Massachusetts Student’s Drowning Raises Concerns about Pool Safety

A freshman student drowned at Greater Lowell Technical High School in Tyngsborough, MA yesterday.

Emergency responders were dispatched when an administrator at the school called for help around 11:45 a.m. Police and firefighters performed CPR on 15-year old Danny Svay, but were unable to revive him. He was pronounced dead at Lowell General Hospital.

The Middlesex District Attorney’s Office is calling the drowning accidental, and do not suspect foul play. This is the second drowning at the school in less than a year. A 17-year old student drowned last August.

Though officials are still investigating the true cause of the boy’s drowning, questions do arise as to the safety procedures currently put in place to prevent such accidents from occurring. A lack of preventative measures could have been the cause; such as the amount of trained pool staff, warning signs, pool clarity, etc. In 2011, a municipal pool in Fall River failed to follow proper safety protocols which ultimately cost a woman her life.

On June 26, 2011, Marie Joseph was swimming with her friends when she went down the pool slide and drowned in 12 feet of water. The water was so cloudy and dirty that Joseph’s body remained unnoticed at the bottom of the pool for two days until it floated to the surface.

The Department of Conservation and Recreation in Fall River acknowledged their failure to adhere to pool rules and accepted accountability for Joseph’s death. Thus far, the DCR has implemented changes to staff training, made changes to the pool’s depth (the maximum depth is now 5’6″), and revamped safety protocols to ensure an incident like this never occurs again.

While it is still only April, it is important to begin thinking about pool safety for this summer, and the preventative steps you can take to avoid a drowning incident. If you have a pool at your residence, make sure it is properly fenced in and gated, and secured with a child-proof lock. Always supervise children near the pool and never leave them unattended. Be sure to clean your pool regularly; use the appropriate chemicals and ensure that your system’s pumps are working correctly so your pool remains clean and protected against potentially harmful infectious bacteria. If you have small children who are still unable to swim, be sure they are wearing approved floatation devices.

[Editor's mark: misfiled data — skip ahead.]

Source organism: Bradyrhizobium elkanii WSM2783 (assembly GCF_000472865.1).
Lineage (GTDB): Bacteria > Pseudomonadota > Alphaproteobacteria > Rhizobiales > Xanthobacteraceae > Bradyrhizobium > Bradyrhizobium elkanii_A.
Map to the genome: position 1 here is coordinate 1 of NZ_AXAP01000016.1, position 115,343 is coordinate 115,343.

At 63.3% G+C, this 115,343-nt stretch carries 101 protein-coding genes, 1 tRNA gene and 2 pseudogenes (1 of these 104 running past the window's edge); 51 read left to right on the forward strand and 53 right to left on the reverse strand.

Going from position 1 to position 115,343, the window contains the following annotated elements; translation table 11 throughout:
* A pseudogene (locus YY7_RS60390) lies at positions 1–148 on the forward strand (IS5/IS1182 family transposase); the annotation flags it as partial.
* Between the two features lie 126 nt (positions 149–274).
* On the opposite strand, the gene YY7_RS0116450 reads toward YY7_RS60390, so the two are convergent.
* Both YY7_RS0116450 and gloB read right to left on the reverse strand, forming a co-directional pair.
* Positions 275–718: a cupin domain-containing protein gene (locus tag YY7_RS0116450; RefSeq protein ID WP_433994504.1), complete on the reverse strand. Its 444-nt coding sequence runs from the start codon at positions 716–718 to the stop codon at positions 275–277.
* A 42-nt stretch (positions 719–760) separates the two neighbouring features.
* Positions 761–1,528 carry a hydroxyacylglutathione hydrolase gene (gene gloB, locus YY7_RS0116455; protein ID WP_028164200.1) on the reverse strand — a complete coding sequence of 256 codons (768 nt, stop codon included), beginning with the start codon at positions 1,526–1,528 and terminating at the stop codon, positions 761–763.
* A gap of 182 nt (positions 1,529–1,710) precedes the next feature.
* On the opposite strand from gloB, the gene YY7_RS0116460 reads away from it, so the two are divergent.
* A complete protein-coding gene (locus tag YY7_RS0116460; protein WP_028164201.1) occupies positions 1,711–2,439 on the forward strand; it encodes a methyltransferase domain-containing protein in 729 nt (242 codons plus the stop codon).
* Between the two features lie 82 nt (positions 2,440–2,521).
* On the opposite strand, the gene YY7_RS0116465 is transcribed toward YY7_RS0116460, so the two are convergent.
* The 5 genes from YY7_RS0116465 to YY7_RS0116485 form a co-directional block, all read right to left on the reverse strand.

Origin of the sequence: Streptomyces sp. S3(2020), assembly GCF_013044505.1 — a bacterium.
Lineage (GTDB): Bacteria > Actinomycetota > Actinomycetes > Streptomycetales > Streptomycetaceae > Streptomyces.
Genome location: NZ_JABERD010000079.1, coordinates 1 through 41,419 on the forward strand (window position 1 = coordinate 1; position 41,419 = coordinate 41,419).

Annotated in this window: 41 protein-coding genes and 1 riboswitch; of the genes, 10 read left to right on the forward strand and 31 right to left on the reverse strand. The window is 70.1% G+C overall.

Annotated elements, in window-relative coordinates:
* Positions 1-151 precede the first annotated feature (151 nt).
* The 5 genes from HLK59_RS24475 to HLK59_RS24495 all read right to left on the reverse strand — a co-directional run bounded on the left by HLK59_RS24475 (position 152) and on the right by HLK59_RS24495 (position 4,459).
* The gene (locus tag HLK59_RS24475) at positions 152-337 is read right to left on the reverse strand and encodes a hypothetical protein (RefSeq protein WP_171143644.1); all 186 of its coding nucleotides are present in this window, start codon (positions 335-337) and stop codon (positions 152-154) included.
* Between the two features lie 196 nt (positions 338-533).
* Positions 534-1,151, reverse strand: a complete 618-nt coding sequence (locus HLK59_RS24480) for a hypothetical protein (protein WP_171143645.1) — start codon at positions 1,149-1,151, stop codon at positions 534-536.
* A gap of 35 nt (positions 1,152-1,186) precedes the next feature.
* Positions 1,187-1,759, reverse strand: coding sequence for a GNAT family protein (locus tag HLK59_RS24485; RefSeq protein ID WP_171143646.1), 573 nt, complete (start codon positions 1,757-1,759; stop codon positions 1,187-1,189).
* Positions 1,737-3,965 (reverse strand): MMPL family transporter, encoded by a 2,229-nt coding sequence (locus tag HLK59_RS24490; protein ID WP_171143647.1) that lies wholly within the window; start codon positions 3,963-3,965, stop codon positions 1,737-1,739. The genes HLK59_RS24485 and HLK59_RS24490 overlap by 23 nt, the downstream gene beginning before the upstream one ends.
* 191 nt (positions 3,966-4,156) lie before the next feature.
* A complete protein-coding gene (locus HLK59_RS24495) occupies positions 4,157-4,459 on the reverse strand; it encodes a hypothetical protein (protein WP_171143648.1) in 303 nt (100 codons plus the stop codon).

If you are at a public pool, be aware of your surroundings, such as the safety rules, signs that indicate the pool’s depth, and the staff supervising the pool area. Be cautious of puddles and potentially slippery pool decks, to prevent a slip and fall injury.

If you have been injured in a pool accident on someone else’s property-whether it be at a residence, hotel, sports club, or any other place of business, contact an experienced Boston Injury Lawyer after you have received medical treatment. Upon initial consultation, we can determine whether or not you may be entitled to compensation for your injuries. Our lawyers are always available via telephone or email to answer any questions you may have about your case. Initial consultations are free of charge.

Original Articles from: Herald News and Fox Boston

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